The Importance Of Punishment In The Handmaid's Tale

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What used to be the present, always becomes the past. In Margaret Atwood’s The Handmaid’s Tale, a government has completely reformed itself in order to achieve contentment. The government that was in place instantaneously becomes concealed in the past. Established public policies, customs, and ceremonies take complete control over the society; brainwashing the citizens of Gilead is obtained throughout those procedures. Even though the past “used to be different,” it does not take long for the distressed citizens to lose “the taste for freedom” (Attwood 114, 133). Re-educated, they come to trust that the government has attained a way to achieve the better good for mankind. Women quickly find that “better never means better for everyone... It…show more content…
Punishment means death for both men and women, though each defiant woman can also be claimed as an ‘unwoman’ and sent to the colonies. Those who are sent to the colonies are forced to clean areas that have been infected with radioactive waste. Under horrendous living conditions and extreme labor, the unpeople that live there do not last long. Being sent to the colonies is considered a fate worse than death. Both death and the colonies are great ultimatums, upheld by the government, that are used to keep people obedient or in other words--…show more content…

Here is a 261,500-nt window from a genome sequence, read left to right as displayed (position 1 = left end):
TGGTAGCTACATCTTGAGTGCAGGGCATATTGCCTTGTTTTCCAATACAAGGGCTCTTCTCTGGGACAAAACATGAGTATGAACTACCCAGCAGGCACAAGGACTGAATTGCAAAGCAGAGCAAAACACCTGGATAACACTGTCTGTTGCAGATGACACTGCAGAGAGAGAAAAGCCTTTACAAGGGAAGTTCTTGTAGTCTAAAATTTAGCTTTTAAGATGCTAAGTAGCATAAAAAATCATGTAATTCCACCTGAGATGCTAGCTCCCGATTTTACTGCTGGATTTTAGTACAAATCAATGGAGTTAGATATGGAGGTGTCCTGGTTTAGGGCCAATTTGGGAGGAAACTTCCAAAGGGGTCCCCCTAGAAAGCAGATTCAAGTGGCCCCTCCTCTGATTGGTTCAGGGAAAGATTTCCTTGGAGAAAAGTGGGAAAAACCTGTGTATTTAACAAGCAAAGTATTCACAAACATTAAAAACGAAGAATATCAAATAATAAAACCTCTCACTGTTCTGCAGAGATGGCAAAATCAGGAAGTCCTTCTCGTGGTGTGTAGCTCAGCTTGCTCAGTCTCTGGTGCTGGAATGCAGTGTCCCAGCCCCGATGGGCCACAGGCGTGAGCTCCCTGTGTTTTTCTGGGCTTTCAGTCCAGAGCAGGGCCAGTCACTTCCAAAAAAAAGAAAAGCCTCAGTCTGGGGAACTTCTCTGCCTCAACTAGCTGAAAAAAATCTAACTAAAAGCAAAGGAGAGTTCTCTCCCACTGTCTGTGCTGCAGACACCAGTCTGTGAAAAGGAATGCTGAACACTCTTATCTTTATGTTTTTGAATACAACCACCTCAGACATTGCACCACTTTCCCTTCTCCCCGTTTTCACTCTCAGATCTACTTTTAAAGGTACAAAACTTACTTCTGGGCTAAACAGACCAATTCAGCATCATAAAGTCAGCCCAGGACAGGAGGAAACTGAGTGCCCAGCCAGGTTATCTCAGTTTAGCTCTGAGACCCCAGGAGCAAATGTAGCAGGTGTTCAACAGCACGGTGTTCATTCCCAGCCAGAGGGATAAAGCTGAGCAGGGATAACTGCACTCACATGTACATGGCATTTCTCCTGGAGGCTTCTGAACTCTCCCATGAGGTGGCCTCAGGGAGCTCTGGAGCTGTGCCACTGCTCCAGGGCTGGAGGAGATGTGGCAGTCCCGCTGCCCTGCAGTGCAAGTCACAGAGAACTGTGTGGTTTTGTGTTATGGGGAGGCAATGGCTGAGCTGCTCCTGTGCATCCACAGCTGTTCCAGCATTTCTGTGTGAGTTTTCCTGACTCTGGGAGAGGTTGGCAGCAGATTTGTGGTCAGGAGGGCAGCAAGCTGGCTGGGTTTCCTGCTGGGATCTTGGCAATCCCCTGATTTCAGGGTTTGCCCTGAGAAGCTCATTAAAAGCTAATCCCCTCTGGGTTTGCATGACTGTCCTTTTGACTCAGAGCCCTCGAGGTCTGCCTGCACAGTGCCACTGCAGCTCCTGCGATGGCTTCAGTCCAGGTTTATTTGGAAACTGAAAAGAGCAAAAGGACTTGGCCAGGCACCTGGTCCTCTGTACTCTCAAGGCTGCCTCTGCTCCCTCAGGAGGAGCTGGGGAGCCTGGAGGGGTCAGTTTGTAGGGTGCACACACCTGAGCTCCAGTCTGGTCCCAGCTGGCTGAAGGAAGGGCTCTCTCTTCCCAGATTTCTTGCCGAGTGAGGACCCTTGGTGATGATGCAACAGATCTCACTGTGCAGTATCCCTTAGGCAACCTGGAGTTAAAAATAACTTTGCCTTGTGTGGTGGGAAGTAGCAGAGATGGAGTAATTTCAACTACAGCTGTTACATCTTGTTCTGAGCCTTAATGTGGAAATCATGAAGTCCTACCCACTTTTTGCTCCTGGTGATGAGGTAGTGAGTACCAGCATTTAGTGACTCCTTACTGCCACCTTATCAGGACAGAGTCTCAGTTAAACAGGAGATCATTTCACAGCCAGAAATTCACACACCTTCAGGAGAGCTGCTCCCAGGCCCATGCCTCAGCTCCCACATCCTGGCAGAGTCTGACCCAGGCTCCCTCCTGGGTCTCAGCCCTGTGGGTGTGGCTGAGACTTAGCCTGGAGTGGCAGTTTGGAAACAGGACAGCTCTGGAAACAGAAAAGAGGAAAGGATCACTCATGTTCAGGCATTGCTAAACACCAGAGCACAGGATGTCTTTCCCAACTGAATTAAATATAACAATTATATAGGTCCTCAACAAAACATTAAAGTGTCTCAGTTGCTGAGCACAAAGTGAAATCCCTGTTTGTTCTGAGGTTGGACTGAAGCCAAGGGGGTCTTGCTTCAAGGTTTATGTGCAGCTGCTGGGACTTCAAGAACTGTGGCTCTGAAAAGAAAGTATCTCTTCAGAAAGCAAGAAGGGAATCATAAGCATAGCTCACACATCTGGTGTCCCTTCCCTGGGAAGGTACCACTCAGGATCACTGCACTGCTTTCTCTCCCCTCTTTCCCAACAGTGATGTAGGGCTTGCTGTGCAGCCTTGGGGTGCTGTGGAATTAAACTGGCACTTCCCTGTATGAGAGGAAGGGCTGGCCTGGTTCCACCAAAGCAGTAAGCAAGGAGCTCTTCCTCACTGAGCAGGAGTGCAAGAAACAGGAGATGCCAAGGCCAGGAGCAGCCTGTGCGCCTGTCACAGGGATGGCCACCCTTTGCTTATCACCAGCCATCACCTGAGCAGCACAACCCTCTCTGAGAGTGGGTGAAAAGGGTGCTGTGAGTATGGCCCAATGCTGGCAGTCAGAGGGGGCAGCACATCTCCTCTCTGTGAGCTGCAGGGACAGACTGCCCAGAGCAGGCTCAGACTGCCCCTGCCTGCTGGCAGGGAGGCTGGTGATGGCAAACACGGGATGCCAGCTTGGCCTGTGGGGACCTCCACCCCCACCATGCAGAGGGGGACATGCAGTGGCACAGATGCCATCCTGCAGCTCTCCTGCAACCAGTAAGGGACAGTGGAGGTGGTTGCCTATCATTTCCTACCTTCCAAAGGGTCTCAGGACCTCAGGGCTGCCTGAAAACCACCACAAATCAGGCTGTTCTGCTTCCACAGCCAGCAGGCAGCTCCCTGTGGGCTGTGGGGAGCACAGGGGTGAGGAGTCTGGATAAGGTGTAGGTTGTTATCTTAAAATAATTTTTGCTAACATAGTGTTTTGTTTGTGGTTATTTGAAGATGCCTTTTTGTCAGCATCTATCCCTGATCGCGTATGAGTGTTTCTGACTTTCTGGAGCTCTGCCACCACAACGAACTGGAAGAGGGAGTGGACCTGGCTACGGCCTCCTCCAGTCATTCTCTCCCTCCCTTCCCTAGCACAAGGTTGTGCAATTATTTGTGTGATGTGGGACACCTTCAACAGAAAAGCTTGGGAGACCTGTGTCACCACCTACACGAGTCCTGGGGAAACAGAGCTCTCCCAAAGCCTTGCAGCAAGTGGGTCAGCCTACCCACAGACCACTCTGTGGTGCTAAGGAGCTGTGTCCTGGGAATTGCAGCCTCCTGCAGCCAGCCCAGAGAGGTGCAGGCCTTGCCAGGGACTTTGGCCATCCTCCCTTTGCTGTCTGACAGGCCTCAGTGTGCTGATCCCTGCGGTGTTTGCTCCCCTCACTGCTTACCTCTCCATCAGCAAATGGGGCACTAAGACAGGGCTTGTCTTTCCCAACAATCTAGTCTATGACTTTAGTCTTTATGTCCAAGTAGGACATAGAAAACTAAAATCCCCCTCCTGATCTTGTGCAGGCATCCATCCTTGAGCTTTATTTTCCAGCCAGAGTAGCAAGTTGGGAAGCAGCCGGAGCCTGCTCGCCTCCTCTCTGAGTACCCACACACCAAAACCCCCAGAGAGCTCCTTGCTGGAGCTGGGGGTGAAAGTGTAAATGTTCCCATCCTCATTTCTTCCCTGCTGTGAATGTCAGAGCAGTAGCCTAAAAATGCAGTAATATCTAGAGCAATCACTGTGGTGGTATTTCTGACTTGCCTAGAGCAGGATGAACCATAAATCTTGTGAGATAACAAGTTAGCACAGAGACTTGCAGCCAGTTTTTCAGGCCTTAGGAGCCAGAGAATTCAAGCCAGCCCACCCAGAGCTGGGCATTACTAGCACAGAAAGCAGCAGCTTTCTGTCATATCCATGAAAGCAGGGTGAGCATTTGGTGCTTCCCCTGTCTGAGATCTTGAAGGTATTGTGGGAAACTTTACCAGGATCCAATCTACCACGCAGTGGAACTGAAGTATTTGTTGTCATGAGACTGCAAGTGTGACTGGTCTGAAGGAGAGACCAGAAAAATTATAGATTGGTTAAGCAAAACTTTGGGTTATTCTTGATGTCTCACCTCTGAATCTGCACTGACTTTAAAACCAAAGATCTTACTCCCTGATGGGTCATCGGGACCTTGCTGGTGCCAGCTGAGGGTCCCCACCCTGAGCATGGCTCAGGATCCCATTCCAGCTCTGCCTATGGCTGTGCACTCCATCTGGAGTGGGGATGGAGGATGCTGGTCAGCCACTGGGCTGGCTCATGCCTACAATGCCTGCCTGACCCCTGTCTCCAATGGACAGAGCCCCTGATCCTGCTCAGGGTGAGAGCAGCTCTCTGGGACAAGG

To deal with the desolation that he feels, he illegally seeks out to meet with Offred, his handmaid. They make “ an arrangement. It’s not the first such arrangement in history, though the shape it’s taken is not the usual one”(Attwood 154). The Commander puts their lives immediately in danger after the first time he asks Offred to join him in his room. She is not the first handmaid that the Commander has outreached to, and she soon realizes why his previous handmaid hung herself. He justifies his illegal desires with an excuse that he simply wants Offred’s life more bearable to her. She realizes that “the Commander exists in a different realm altogether (a realm of duty, obligation; a realm in which love does not exist)” and does not realize how miserable Offred really is (Miner 154). He does not offer her love in return for everything that she has lost, but he does allow her small physical freedoms like reading and lotion. The things that Offred wants, seem ridiculous to the Commander which “wasn’t the first time he gave evidence of being truly ignorant of the real conditions” that handmaids live under (Attwood 159). What he does not want to admit is that he needs Offred’s company as much as she needs his. The Commander uses Offred as someone to relax
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